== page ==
I stop for a resupply in Kyzyl-Oi, taking shelter from the wind behind one of the walls of the shop and I’m shortly joined by Adrien, by Stephane and after a while by Toms and Janis. The lunch for today consists of canned fish, canned corn, tomatoes, salted biscuits and sweets and we take our time with the break while the wind howls around the small shop.
One by one we reluctantly get back on our bikes heading into the same headwind which is soon accompanied by a drizzle with stormy clouds which announce nothing good in the distance. I stop to put on the rain jacket and hope that the drizzle doesn’t turn into a torrential downpour, Stephane and Adrien overtake me and disappear in the distance and I have to admit that I’m quite spent, both physically and mentally for today. You can go so fast from feeling high, like I did on the previous climb to feeling like every pedal stroke is torture. I really hate headwind, and I hate that I don’t have drop bars or aerobars at hand so cursing in my mind I grind the kilometres until Kojomkul with Stephane in front of me in the distance. Here I stop again for a long resupply while I check the weather forecast for tonight. It says 20 milimiters of rain, I can see the dark blue clouds in the distance and I think to myself that if the forecast turns out to be true and if I don’t find a good enough shelter for the night this can quickly turn into a bad situation, especially considering how spent I feel.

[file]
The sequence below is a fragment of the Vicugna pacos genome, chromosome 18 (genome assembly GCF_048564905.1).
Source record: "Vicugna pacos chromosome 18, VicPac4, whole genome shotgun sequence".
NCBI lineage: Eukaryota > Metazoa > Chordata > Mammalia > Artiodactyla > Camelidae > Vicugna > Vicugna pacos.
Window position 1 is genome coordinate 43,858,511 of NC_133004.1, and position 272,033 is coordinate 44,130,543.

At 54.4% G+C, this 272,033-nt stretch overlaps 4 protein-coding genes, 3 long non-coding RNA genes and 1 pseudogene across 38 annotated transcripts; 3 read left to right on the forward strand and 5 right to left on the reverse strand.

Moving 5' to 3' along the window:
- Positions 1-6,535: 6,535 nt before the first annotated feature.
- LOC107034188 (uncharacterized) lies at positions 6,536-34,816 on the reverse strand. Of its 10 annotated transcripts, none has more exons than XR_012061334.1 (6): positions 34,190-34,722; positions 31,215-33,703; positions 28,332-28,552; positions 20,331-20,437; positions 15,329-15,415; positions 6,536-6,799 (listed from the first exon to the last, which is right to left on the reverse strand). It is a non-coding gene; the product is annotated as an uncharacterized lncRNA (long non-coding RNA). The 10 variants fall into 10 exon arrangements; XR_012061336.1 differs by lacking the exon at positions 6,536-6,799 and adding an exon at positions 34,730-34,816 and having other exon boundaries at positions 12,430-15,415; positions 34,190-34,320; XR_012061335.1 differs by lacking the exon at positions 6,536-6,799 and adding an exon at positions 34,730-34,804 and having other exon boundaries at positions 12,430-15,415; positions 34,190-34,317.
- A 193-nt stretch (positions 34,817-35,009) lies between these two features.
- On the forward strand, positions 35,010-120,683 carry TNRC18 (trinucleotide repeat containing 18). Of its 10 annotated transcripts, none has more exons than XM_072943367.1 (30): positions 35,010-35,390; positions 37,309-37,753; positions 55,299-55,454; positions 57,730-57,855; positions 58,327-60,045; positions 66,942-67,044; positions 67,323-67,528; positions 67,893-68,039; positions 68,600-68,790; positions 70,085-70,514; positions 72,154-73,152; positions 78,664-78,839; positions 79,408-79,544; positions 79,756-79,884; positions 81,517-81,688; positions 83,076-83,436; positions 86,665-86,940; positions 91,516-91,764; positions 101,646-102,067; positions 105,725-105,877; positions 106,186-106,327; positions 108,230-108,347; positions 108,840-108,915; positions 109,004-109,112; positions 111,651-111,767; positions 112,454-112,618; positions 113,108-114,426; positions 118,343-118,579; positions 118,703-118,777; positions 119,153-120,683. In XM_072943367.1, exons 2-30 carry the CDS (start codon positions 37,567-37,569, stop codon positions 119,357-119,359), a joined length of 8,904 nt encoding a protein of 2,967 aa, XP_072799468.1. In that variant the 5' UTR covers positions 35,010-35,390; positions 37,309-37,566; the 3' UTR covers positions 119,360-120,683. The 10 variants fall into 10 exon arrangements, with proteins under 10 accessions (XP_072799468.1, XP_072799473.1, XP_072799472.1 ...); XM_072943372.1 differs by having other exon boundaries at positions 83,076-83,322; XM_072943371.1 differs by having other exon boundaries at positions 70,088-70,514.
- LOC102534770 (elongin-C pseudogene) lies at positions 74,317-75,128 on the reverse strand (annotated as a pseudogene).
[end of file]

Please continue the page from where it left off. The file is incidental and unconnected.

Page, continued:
The mental calculus which I make says that I’m in 6th place at the moment, behind Sofiane, Adrien Liecthi, David, Adrien Gullmin and Stephane, but at this moment considering how I feel the race mood has almost completely disappeared. The only good news is that the wind died down, the bad news is that unpredictable rain clouds move on all the mountain ridges. I’m again dry after the last drizzle, I can see the rain in the distance towards Karakol pass so the moment I see an abandoned stable I call it again a day, hoping for better spirits and better weather for tomorrow morning. I feel it’s a bit of a shame because the rain actually stops after I setup my bivy inside the stable and I lose around more than 1 hour of daylight. On the other hand I fall almost instantly asleep, not before setting my alarm for 3:30 am for the next morning.
Day 2: 170km / 5000m / 15 hours.